3. Make unconstructive behaviour a gross misconduct offence

1.      Vigilance & Quick Response

First, understand why someone is behaving the way they are.This will help to determine whether we have a medical case on our hands or simply a grouch.

  1.  Keep a watchful eye on events and activities that might bring about a negative change in an employee’s state of mind and well-being.

  2. Look closely at what you are doing that might be making people so unhappy that they lose all interest, motivation and commitment to the company.

  3. When you are managing any change initiative that will have an impact on an employee, don’t assume that they will just get on with it and cope. Factor them into your equation and be ready to make the necessary support available.

  4. Always be on the lookout for sudden changes in mood, but don’t overlook the slow, almost imperceptible decline that can happen with some people.

  5. Then, when you spot the change intervene immediately.

Be sensitive in the way you respond, but find out what triggered the change, and let the employee know that you have spotted it.

You may have been partly responsible for the behaviour being demonstrated by the disgruntled employee. Recognise this and accept that you have a responsibility to create the conditions which will allow the employee to make a positive change. They also have a responsibility to respond appropriately.

2.      Recruitment

There’s a Viagra equivalent available to Whinging Will, but only if he’s seriously depressed (which, as we have shown, should always be considered a possibility).

If he is simply trying to present a more favourable image of himself because he knows that the real Stan wouldn’t get the job, you need to be much more robust in the way you put him through the recruitment process.

Somehow we have to weed out the serial complainers, malingerers and malcontents.

The best option we have is a multi-faceted assessment process like an Assessment Centre. The individual elements are typically insufficient to properly assess what a candidate is really like, but collectively (especially if they follow each other in quick succession) a fuller picture begins to emerge.

It’s surprising how few companies actually use well-constructed Assessment Centres as part of their recruitment process. Deterred by the upfront costs of setting them up, designing and administering them, many simply opt for an interview process supplemented by an almost useless reference check.

So our job applicant simply has to read any one of the hundreds of books with titles like “Perfect Answers to Interview Questions”, “How to Wow them at Your Job Interview”,  “What They Really Want to Hear”, or “Lie Your Way to Success” and then regurgitate any one of the model answers scripted for him/her. It’s relatively easy to fake.

It’s much less easy to fake when they have to carry out a range of tasks over an extended period of time. Sooner or later the veneer will crack and it’s better to see what’s lurking beneath it before you decide to bring them into your company.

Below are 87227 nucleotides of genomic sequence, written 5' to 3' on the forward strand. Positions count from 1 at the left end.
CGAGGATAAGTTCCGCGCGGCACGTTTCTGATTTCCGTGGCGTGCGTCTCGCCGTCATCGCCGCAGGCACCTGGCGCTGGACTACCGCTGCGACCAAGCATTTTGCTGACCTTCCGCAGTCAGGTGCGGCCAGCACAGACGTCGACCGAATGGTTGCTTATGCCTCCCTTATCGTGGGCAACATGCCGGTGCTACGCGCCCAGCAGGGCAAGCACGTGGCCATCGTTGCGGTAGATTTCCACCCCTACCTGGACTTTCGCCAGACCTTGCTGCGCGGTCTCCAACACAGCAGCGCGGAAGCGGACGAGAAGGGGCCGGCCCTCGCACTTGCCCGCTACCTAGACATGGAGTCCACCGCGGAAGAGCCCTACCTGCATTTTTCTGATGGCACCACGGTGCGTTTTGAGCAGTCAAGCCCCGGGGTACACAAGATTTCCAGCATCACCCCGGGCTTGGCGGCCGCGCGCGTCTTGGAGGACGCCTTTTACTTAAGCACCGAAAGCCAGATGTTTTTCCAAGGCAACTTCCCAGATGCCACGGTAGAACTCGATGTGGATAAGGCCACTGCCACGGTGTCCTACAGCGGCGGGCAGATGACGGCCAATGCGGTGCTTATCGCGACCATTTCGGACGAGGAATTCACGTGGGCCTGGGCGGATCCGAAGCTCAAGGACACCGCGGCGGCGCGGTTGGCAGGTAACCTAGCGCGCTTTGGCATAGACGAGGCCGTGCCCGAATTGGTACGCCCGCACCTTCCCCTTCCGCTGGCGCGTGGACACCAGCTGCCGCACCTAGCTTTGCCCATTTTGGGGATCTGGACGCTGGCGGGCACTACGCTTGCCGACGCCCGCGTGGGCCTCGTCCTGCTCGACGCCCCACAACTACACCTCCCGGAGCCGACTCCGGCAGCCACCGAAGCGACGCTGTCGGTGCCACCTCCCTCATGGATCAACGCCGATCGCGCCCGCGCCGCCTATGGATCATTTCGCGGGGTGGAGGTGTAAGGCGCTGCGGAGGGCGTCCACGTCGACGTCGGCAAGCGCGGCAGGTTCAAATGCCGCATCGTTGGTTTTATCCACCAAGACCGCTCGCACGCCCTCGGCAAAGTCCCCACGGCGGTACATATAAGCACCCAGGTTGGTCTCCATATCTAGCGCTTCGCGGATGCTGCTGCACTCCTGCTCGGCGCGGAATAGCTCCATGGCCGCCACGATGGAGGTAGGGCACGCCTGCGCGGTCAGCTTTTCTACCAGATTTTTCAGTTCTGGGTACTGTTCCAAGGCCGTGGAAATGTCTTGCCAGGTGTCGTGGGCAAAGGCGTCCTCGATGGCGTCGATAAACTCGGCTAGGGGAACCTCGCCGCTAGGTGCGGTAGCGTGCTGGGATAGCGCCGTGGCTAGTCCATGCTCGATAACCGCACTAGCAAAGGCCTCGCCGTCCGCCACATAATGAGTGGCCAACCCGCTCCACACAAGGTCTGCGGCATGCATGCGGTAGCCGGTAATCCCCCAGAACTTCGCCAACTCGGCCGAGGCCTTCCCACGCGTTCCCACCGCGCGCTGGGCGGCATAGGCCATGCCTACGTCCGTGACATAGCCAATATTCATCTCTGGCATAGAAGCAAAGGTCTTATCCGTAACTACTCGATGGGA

3.      Gross Misconduct

But make sure you know what you’re looking for. You don’t want to stop people being constructively critical or challenging because these are vital activities that help teams make well-judged decisions, and deliver innovative solutions.

And you don’t want to penalise people who are feeling a bit down one day.

However, you do want to tackle the serial offenders who get the balance wrong. This is where their behaviour becomes destructive. It’s wrong when someone:

  1. always say “No”

  2. always reminds us that “It’ll never work”

  3. consistently undermines efforts to make progress

  4. never chooses to participate

  5. repeatedly bad-mouths the team and the company

  6. refuses every request to help

  7. constantly attacks positions without putting forward positive and viable alternatives

  8. moans incessantly

So you have to define the type of behaviour that you consider unacceptable, in terms that everyone understands, and then communicate it clearly. It’s part of the contract between you the employer and them the employee.

I came across a company in Germany who introduced a ‘three strikes and you’re out’ policy for moaning and whinging. They just got fed up with a small group of people demoralising the rest of the workforce.

The disciplinary process exists as a vehicle to correct performance and behaviour. But it also provides a route to the door for those employees who refuse to play ball, and who threaten the stability of a company through inappropriate and unwelcome behaviour.


It’s hard to be motivated every day. Sometimes, we don’t like an idea. Occasionally, we are so overwhelmed by work that we feel the need to retreat. These are normal behaviours and we shouldn’t be afraid to show them at work. But the clue is in the word ‘occasionally’.

It’s much easier to handle an employee who has the odd off day because we know that the next day they’ll be back on again. We give them a bit of space, some support and encouragement, and they re-join the fold fairly quickly.

What’s not so easy is living with the knowledge that Whinging Will is going to come in every morning in exactly the same state as the day before. It doesn’t matter whether the workload is heavy or light; or deadlines are loose or tight. He’s simply out of love with the company, his colleagues, and his work.

Having eliminated mental illness as a primary cause, (or diagnosed and arranged for treatment of it); having considered your own role as a primary root cause of the behaviour; and having been clear about the type of behaviour you require as a condition of employment, you simply need to take action whenever you spot a breach.

Don’t be a refusenik yourselves. Respond & reform!